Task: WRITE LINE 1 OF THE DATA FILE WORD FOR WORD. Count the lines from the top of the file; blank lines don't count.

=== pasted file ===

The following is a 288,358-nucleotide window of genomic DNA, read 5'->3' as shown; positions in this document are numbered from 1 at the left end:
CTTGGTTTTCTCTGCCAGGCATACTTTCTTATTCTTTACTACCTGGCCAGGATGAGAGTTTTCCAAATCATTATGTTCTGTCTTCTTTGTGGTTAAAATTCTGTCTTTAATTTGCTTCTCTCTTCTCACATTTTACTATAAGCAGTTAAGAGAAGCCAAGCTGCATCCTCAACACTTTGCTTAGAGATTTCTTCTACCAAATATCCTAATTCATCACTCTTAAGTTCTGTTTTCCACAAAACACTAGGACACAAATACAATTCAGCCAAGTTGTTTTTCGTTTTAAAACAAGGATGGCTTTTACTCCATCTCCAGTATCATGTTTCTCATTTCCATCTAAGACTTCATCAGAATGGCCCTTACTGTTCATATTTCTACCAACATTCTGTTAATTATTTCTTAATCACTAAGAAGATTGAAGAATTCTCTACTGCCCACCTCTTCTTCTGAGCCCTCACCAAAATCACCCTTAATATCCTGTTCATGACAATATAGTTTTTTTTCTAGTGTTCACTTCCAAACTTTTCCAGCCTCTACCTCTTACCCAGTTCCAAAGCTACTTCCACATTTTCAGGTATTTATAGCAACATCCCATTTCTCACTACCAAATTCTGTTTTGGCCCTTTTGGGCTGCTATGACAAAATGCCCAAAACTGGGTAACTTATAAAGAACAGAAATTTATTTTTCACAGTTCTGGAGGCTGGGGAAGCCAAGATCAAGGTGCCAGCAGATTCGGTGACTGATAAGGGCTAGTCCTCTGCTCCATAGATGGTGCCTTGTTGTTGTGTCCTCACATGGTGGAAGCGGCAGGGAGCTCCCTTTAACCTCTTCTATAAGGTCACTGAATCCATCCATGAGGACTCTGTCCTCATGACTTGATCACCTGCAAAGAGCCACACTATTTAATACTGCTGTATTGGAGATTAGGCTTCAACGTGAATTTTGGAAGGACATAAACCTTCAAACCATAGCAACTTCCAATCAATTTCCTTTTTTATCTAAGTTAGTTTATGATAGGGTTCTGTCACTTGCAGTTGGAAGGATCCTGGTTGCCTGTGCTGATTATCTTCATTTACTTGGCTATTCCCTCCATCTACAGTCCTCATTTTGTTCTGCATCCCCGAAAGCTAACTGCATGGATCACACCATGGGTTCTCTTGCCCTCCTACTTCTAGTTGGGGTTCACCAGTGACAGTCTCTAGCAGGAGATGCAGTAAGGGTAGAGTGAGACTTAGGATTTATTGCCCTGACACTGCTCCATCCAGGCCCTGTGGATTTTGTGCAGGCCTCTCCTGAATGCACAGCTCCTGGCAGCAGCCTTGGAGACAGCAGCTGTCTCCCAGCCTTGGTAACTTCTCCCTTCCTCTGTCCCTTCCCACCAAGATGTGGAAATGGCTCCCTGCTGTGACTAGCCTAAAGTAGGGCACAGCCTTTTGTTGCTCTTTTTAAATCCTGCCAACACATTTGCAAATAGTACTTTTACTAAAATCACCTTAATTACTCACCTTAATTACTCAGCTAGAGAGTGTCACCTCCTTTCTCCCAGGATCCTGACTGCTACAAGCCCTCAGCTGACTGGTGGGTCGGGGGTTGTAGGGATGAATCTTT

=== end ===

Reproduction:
The following is a 288,358-nucleotide window of genomic DNA, read 5'->3' as shown; positions in this document are numbered from 1 at the left end: